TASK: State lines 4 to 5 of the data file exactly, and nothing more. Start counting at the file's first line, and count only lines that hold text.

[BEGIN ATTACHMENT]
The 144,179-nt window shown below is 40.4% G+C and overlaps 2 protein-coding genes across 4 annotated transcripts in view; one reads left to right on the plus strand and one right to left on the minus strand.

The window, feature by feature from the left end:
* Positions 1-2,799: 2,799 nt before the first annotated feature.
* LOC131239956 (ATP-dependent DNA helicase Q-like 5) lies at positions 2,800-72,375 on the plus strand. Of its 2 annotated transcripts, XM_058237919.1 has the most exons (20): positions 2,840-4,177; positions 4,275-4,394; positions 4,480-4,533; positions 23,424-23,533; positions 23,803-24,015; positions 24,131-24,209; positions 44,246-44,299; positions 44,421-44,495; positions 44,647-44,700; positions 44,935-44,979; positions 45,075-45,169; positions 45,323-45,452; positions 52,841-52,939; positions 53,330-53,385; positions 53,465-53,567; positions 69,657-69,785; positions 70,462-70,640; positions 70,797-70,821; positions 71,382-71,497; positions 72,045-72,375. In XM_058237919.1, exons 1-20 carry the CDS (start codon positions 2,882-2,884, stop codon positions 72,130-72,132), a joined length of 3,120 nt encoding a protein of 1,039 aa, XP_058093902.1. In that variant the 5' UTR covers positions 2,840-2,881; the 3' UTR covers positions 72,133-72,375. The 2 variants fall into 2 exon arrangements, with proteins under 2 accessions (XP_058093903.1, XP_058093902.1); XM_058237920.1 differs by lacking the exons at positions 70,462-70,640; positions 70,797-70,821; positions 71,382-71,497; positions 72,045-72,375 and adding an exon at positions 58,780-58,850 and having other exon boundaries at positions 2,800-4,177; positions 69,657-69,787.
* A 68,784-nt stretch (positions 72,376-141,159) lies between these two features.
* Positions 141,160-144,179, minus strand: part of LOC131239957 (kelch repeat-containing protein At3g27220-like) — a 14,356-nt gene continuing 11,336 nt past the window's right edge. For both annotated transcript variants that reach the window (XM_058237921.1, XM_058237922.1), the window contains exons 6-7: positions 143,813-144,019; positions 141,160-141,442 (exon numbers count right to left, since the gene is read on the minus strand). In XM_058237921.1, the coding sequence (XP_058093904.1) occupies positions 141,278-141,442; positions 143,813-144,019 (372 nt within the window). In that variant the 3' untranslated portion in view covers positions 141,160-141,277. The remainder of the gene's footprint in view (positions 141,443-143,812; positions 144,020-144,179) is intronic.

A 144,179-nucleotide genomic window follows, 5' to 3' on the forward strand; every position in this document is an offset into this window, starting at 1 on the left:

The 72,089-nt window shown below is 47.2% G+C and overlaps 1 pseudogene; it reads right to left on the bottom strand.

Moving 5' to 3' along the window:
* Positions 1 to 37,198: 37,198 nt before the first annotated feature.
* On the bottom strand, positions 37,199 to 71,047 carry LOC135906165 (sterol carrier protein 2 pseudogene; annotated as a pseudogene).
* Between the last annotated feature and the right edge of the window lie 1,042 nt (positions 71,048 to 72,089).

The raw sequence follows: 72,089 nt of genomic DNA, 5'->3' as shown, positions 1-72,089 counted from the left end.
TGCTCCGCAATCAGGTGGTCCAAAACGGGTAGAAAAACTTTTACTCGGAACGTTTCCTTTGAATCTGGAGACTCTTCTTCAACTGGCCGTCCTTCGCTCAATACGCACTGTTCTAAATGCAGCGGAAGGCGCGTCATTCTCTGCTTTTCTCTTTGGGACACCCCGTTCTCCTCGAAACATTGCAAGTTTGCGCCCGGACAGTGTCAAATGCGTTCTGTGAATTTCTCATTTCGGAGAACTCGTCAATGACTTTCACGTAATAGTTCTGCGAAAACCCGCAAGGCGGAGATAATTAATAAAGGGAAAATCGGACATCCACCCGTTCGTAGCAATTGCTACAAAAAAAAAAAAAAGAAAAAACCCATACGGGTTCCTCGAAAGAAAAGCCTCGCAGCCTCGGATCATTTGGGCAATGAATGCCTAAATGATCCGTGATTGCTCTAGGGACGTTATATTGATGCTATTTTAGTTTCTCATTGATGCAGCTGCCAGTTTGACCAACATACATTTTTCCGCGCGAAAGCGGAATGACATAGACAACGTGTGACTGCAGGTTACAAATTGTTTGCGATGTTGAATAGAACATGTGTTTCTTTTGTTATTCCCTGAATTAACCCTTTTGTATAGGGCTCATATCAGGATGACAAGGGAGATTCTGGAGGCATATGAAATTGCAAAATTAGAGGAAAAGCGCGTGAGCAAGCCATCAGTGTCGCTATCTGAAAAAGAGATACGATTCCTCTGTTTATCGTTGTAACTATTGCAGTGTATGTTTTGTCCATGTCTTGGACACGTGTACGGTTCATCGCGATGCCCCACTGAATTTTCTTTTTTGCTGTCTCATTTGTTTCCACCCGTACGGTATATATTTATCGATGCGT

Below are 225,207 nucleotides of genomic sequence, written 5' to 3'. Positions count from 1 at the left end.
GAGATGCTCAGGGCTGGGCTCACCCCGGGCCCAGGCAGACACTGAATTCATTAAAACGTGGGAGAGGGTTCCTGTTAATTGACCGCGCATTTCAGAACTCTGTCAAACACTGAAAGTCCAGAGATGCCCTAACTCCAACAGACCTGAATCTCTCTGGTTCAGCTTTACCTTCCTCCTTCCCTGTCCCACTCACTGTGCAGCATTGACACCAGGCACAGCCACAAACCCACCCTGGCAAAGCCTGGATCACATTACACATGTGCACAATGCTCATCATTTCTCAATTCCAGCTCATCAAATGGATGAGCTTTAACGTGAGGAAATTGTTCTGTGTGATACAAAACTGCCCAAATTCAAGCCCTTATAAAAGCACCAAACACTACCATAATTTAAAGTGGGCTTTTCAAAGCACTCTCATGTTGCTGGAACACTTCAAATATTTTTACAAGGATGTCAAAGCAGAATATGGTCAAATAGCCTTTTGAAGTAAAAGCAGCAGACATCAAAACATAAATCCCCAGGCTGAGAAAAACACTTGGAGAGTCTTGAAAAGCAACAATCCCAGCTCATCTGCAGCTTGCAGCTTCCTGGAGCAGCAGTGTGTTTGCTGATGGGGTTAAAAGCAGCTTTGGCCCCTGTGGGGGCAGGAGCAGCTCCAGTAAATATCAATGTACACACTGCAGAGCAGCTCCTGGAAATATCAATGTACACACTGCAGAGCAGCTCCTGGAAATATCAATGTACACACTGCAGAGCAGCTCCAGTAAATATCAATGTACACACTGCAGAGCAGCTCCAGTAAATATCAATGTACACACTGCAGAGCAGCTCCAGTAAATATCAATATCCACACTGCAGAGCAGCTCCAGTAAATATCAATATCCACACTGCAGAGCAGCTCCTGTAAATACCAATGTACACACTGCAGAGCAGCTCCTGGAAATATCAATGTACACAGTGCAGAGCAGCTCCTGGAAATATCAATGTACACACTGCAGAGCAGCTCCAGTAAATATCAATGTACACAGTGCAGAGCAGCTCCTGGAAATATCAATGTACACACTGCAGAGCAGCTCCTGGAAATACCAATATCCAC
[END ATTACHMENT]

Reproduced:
* LOC131239956 (ATP-dependent DNA helicase Q-like 5) lies at positions 2,800-72,375 on the plus strand. Of its 2 annotated transcripts, XM_058237919.1 has the most exons (20): positions 2,840-4,177; positions 4,275-4,394; positions 4,480-4,533; positions 23,424-23,533; positions 23,803-24,015; positions 24,131-24,209; positions 44,246-44,299; positions 44,421-44,495; positions 44,647-44,700; positions 44,935-44,979; positions 45,075-45,169; positions 45,323-45,452; positions 52,841-52,939; positions 53,330-53,385; positions 53,465-53,567; positions 69,657-69,785; positions 70,462-70,640; positions 70,797-70,821; positions 71,382-71,497; positions 72,045-72,375. In XM_058237919.1, exons 1-20 carry the CDS (start codon positions 2,882-2,884, stop codon positions 72,130-72,132), a joined length of 3,120 nt encoding a protein of 1,039 aa, XP_058093902.1. In that variant the 5' UTR covers positions 2,840-2,881; the 3' UTR covers positions 72,133-72,375. The 2 variants fall into 2 exon arrangements, with proteins under 2 accessions (XP_058093903.1, XP_058093902.1); XM_058237920.1 differs by lacking the exons at positions 70,462-70,640; positions 70,797-70,821; positions 71,382-71,497; positions 72,045-72,375 and adding an exon at positions 58,780-58,850 and having other exon boundaries at positions 2,800-4,177; positions 69,657-69,787.
* A 68,784-nt stretch (positions 72,376-141,159) lies between these two features.